Farewell to a Favorite Tree

Our broken, branchless beech finally fell.

The tree was about fifty-five years old* when we bought our home in 2004. On our well-wooded property, it didn’t command any particular notice. Then in 2015, Pileated Woodpeckers chose it for their nest. That was quite a show, which I filmed. But the poor tree! The woodpeckers removed about five gallons of wood to dig a cavity some 19” deep.

That’s when the tree’s trouble—to my eventual great delight—began.
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Image Credits: Carol Doeringer.

A Snag, a Storm, and a Surprise

Two white-rimmed ears caught my eye.

Something was inside a cavity in our old, broken tree. That snag had a history of sheltering woodland creatures. But the tree was in terrible condition. It was well-rotted.  And the trunk that snapped years earlier was letting that day’s downpour reach inside.

Continue reading “A Snag, a Storm, and a Surprise”

Image Credits: Carol Doeringer.

The Balcony

I just love rotting trees.

They’re wildlife magnets. I’m particularly fond of one such tree just outside my window. It has held my attention since 2015 when Pileated Woodpeckers nested there.

But the snag’s rotten story began about a decade earlier when we had a limb removed.

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Image Credits: Carol Doeringer.

More than a Mustache

Whiskers!

We’ve all seen them on our pets’ faces and on squirrels and other rodents, rabbits, beavers, walruses, and some other mammals. Until recently, I didn’t give whiskers much thought. Then I learned they’re not just facial hair… and they’re not always on faces.

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One Plucky Bird

Tufted Titmice are fearless little critters.

I’ve seen them squabble with much larger birds. They don’t hesitate to steal leaves from occupied squirrel dens. Yesterday, I watched one Tufted Titmouse gather nest material.  Her method doubled my respect for these birds’ pluck.

People sometimes toss hair outside, hoping birds will use it in their nests. Some birds forage fur from roadkill. But the Tufted Titmouse has another source for nest material. She harvests hair from sleeping animals. Dogs, squirrels, and raccoons are common targets.

Yesterday, I saw this seemingly reckless bird behavior with my own eyes.

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Slumber, Lumber Raccoon

Ungainly, clumsy, and cumbrous.

A raccoon exits our broken tree, and those three words come to mind. The animal’s slow, lumbering descent is unlike a nimble raccoon I watched three years ago.

This year’s raccoon has been climbing in and out of what’s been a nesting snag for woodpeckers, wood ducks, starlings, and squirrels. The snag is like a high-rise condo, with more than a dozen visible cavity entrances. Judging from the creatures’ in-and-out behavior, I believe many of the cavities are discrete–they don’t interconnect. The upper cavity, where the raccoon catches its 40 winks, doesn’t offer much shelter. Here’s what I mean:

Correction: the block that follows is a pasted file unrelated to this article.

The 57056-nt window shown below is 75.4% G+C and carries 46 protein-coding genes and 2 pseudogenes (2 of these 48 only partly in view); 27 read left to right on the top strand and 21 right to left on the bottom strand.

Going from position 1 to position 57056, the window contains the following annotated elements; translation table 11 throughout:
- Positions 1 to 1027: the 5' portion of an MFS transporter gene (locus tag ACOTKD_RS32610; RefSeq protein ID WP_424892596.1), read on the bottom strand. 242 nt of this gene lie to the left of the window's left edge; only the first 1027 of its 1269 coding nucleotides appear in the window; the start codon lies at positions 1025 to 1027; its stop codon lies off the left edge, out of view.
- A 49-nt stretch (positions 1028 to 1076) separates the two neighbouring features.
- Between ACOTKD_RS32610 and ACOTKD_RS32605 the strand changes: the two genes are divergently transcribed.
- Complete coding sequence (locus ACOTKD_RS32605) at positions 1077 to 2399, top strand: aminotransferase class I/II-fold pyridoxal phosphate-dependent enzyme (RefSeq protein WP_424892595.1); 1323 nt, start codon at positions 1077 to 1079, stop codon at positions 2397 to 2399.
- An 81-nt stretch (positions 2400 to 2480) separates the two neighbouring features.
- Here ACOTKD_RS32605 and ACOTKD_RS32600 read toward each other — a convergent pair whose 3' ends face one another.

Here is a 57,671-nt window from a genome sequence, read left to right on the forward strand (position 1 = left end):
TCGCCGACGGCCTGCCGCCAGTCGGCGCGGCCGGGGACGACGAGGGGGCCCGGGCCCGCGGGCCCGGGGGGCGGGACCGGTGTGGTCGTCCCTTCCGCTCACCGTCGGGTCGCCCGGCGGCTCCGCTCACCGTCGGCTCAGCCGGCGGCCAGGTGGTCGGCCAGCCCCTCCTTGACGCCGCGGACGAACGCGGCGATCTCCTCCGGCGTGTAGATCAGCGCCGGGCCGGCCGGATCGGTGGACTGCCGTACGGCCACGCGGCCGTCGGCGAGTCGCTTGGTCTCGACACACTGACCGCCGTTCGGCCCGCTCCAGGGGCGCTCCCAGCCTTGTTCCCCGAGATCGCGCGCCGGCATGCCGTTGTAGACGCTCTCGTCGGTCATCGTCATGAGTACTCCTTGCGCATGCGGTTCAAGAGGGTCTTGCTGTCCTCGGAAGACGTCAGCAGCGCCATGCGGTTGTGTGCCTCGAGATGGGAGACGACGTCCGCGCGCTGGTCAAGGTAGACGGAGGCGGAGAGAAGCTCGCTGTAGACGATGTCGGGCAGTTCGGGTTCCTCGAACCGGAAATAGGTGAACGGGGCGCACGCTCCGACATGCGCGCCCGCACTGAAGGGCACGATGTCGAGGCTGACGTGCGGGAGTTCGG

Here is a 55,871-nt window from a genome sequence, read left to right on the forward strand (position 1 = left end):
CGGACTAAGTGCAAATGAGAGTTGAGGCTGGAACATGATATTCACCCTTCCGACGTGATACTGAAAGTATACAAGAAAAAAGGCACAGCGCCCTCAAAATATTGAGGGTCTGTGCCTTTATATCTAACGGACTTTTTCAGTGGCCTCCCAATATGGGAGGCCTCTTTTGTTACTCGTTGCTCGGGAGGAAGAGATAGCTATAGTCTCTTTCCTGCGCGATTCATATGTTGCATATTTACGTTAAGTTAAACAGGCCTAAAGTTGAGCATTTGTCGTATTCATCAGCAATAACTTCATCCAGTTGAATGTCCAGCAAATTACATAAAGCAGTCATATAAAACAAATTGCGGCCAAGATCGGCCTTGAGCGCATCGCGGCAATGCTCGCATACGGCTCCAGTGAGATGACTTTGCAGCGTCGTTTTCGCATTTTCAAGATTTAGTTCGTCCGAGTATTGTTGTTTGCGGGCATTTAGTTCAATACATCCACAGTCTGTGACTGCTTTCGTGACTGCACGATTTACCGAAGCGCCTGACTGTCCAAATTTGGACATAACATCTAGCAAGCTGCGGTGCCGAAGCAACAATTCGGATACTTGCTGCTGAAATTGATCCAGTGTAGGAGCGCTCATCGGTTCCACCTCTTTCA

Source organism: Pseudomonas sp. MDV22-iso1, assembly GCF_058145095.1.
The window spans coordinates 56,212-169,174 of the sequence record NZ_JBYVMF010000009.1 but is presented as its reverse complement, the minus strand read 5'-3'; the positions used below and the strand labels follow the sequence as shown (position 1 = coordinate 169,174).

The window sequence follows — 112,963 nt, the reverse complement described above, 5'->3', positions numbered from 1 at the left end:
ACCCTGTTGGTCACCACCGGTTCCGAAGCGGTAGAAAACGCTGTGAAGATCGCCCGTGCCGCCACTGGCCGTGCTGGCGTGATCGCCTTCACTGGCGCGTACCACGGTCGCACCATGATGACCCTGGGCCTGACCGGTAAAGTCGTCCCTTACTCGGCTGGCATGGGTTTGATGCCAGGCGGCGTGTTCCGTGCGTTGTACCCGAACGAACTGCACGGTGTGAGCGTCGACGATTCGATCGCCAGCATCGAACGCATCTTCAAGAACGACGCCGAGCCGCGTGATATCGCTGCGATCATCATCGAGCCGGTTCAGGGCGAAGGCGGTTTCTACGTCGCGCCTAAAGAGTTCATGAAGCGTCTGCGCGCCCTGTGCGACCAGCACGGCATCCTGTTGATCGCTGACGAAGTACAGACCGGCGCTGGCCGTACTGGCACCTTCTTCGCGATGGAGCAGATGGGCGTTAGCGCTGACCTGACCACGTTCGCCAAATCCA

Considering that broken top, I’ve assumed this is a raccoon snoozing spot and not the den of a nesting female.

But then… there’s that cumbrous descent. The animal’s gait is increasingly labored, and it reminds me of my own ponderous waddle decades ago, when my babies neared full term.

Is my masked neighbor a nesting mama, after all? Continue reading “Slumber, Lumber Raccoon”

Squatter’s Rights

A dozen doors and a skylight.

That’s the approximate count of cavity entrances in the old, broken snag outside my window. I love that ugly remnant of a tree! It brings a daily wildlife show to my front-row seat.

The tree has been occupied by Pileated Woodpeckers, nesting squirrels, Wood Ducks, European Starlings, and Red-Bellied Woodpeckers—several of them simultaneously.

This nesting season, I watched Juliet Squirrel quiver from her balcony in this tree, as she was courted by a Romeo. Soon after, I watched Juliet pad the cavity with leaves, a sure sign she’s expecting. I was looking forward to watching Juliet’s kits take tentative (and comical) first steps outside the cavity.

And then another creature exercised squatter’s rights.

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Life in a Snaggy Wood

Snaggy—that’s a technical term I just made up to describe our wooded backyard.

Our little forest has a lovely sprinkling of snags, the forestry term for standing dead and dying trees. I became a snag advocate (a snagvocate?) soon after moving into our home in the woods. In defense of the dead tree, I’ve convinced Bert that we should remove dead wood only as needed to keep our view of the lake below, and to protect the house from hazard in a storm. Otherwise, we leave the dead trees alone.

And oh, the rewards for benign neglect!
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Mama Raccoon’s High Wire Act

Circus acrobats have nothing on Mama Raccoon

When a raccoon nested in one of our snags, I was surprised to see how often she left her kits alone in their tree cavity. Mama departed five or six times daily during daylight hours, and she probably made a few nighttime trips. She was surely hungry and thirsty from nursing her babes.

Mama was cautious, too. Well, cautious like a high-wire walker.
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Hang On Tight, Raccoon Kit

For ten years, it was the squirrel tree.

Squirrels popping in and out of holes like whack-a-mole, minus the whacking. Chase scenes straight out of Disney—squirrel nose chasing squirrel tail, three and sometimes four in a line, circling the trunk and diving into this hole or that one. This was nature’s comedy routine.

And then a mama raccoon exercised squatter’s rights.

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